HEIR to the throne Prince Charles announced yesterday he will marry long-time lover Camilla Parker Bowles, the woman blamed for destroying his “fairytale” marriage to the late Princess Diana. Aware of public misgivings over his lover, Charles ruled out Camilla becoming queen once he assumes the throne. His mother Queen Elizabeth, who had been slow to accept the divorced mother of two, wished the pair well for their April 8 wedding in Windsor Castle. The couple - lovers during Charles' tumultuous marriage to Diana - plan a quiet, civil ceremony, in sharp contrast to the dazzling church wedding to Diana, which was beamed worldwide from London's St. Paul's Cathedral. “It will not be huge like St Paul's. It is a largely private, family affair,” a senior palace official said. Camilla, 57, will take the official title of Her Royal Highness The Duchess of Cornwall after marriage. Once Charles becomes king, his wife will be called Princess Consort, a fudge aimed at killing off constitutional controversy. “She would have to take the status of Prince Charles and ultimately queen unless there is legislation passed to the contrary.
You would have to pass a special act of parliament,” constitutional expert David Starkey said. Royal aides insisted there was no need for new legislation and said her title was chosen because “they feel it is right”. Charles, 56, was divorced in 1996 from Diana, who blamed “rottweiler” Parker Bowles and the prying media for the break-up of what had promised to be a dream union. Charles' sons William and Harry, next in line to the throne, wished the couple “all the luck in the future.” Parker Bowles is the love of Charles' life - the pair met over 30 years ago at a polo match and share a passion for country pursuits but she has faced an uphill struggle to rival his former wife in the public's affection. “They decided now is the right time. They have known each other for quite a long time and the possibility of marriage has always been there,” said a senior royal aide. Opinion polls show most Britons have gradually accepted the idea of their marrying but baulk at Camilla ever becoming queen. Once Charles succeeds his 78-year-old mother, he will be titular head of the Church of England, which had been bitterly divided over the prospect of Charles marrying a divorcee. Archbishop of Canterbury Rowan Williams, who heads the world's Anglicans, will preside over “a service of prayer and dedication” after the civil ceremony, bestowing establishment approval on their controversial union. Prime Minister Tony Blair, who famously mourned “People's Princess” Diana after her death in a 1997 Paris car crash, welcomed Charles's marriage as “very happy news”. Charles and Camilla had a two-year love affair after first meeting in their 20s; Camilla then married cavalry officer Andrew Parker Bowles, divorcing him in 1995. Charles admitted in 1994 that he and Camilla had resumed their affair after his marriage had irretrievably broken down.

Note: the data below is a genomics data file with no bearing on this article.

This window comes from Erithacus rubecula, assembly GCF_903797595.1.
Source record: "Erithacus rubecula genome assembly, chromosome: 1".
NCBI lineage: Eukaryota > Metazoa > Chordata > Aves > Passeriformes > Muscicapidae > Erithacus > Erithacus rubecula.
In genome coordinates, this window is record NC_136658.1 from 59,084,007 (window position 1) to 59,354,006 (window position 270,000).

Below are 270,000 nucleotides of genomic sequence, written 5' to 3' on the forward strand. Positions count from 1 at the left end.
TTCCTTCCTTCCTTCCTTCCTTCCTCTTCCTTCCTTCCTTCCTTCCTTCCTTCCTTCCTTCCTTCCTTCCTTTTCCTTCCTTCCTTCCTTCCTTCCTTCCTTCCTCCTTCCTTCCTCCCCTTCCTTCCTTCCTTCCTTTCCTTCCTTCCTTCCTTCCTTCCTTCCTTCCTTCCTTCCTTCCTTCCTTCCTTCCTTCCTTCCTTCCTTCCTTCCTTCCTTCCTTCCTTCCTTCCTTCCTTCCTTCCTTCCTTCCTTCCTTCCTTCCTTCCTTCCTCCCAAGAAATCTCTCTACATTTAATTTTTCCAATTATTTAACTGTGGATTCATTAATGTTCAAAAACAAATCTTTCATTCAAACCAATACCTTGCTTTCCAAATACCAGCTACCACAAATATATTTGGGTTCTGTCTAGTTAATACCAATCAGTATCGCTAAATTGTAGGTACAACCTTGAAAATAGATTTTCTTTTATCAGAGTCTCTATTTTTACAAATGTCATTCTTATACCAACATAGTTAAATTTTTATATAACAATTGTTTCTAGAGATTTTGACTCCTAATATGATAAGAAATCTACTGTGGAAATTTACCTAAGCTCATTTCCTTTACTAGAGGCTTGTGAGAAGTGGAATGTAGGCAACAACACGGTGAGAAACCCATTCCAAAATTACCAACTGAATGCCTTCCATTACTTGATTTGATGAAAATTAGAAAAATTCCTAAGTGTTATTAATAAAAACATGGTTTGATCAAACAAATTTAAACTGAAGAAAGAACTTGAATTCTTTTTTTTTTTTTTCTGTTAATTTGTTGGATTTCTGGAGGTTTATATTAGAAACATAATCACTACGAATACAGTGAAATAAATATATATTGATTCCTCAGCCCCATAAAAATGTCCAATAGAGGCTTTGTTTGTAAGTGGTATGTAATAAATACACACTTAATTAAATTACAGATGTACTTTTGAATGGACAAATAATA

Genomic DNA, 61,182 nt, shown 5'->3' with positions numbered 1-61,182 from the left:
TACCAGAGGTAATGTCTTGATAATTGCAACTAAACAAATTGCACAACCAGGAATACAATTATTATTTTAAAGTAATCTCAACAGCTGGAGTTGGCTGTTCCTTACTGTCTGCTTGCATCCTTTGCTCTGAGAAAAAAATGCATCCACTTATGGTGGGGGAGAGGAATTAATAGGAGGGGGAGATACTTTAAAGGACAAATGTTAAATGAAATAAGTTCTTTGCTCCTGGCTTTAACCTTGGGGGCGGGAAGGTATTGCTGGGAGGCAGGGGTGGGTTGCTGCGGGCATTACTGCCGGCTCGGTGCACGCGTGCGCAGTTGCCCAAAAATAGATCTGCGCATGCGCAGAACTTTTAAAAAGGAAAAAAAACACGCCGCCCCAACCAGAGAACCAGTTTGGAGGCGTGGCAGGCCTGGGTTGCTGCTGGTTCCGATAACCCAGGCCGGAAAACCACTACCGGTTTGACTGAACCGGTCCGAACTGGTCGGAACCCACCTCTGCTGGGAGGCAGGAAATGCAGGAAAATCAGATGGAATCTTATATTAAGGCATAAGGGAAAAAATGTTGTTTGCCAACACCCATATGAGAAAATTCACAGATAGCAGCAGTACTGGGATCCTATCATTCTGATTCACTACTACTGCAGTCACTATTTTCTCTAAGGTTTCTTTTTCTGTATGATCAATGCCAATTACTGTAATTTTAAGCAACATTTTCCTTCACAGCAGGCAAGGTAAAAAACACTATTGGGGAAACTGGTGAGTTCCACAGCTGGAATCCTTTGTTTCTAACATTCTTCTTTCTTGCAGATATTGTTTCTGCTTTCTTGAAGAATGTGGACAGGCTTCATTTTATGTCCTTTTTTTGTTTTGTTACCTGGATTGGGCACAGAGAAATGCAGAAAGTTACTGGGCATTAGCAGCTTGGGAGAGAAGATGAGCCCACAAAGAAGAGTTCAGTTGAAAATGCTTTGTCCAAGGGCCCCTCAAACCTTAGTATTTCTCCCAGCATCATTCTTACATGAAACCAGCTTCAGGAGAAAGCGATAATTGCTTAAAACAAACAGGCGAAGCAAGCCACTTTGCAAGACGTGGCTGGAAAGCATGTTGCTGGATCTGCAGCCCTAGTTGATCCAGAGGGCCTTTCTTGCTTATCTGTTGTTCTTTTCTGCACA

Diana memorably said on national television “there were three of us in the marriage, so it was a bit crowded”, while he was secretly taped sharing intimate pillow talk with his lover. Tourists outside Buckingham Palace wondered what all the fuss was about in a land where one in three marriages fail.